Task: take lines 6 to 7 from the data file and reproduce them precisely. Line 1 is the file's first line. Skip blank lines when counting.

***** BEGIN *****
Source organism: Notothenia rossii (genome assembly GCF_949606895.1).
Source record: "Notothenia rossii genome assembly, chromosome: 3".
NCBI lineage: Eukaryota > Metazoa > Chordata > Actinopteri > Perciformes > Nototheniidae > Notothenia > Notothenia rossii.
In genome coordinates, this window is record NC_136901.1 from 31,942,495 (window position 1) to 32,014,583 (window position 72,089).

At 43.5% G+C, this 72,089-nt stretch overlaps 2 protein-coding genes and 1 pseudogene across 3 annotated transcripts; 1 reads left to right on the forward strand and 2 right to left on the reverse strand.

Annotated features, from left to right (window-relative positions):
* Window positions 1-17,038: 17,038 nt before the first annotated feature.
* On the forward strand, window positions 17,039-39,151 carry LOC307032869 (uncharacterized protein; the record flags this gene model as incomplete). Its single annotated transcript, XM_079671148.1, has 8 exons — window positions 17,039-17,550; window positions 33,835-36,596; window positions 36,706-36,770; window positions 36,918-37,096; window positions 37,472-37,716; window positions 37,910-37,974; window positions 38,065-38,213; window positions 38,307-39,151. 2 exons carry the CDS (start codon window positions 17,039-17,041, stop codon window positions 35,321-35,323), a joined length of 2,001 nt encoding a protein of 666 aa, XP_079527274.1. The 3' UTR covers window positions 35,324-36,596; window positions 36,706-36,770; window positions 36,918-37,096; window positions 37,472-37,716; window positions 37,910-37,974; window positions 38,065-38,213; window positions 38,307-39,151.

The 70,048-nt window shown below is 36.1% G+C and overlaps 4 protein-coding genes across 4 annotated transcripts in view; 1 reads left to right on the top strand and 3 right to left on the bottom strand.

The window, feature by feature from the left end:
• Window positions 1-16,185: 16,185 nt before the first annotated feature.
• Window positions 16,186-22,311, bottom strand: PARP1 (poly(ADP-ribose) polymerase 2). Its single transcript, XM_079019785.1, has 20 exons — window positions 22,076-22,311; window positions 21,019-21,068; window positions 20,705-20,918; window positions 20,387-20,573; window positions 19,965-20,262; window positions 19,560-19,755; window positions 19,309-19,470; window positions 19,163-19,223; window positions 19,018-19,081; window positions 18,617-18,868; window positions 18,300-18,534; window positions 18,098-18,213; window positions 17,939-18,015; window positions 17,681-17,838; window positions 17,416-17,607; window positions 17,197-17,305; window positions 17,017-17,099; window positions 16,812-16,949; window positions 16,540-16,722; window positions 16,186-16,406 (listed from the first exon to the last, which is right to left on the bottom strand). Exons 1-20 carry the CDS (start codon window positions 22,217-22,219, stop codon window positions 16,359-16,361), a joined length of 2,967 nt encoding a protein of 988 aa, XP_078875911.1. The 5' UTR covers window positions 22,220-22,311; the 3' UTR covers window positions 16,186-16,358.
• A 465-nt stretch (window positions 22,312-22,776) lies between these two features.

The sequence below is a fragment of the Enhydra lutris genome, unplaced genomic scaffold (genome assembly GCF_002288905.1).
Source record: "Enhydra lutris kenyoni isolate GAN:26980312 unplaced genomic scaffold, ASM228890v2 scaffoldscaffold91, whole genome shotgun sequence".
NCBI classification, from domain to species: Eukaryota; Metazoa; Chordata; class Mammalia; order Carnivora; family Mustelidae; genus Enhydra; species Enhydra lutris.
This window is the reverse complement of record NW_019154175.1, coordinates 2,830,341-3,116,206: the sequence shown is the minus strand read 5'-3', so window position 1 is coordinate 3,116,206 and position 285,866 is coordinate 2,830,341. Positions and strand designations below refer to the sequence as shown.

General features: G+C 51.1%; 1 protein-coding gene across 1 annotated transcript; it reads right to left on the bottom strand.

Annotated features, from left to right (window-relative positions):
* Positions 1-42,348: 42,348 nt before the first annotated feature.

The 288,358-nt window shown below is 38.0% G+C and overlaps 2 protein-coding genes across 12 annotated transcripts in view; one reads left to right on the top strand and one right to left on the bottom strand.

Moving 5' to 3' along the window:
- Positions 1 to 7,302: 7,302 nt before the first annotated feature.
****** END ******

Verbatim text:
Annotated features, from left to right (window-relative positions):
* Window positions 1-17,038: 17,038 nt before the first annotated feature.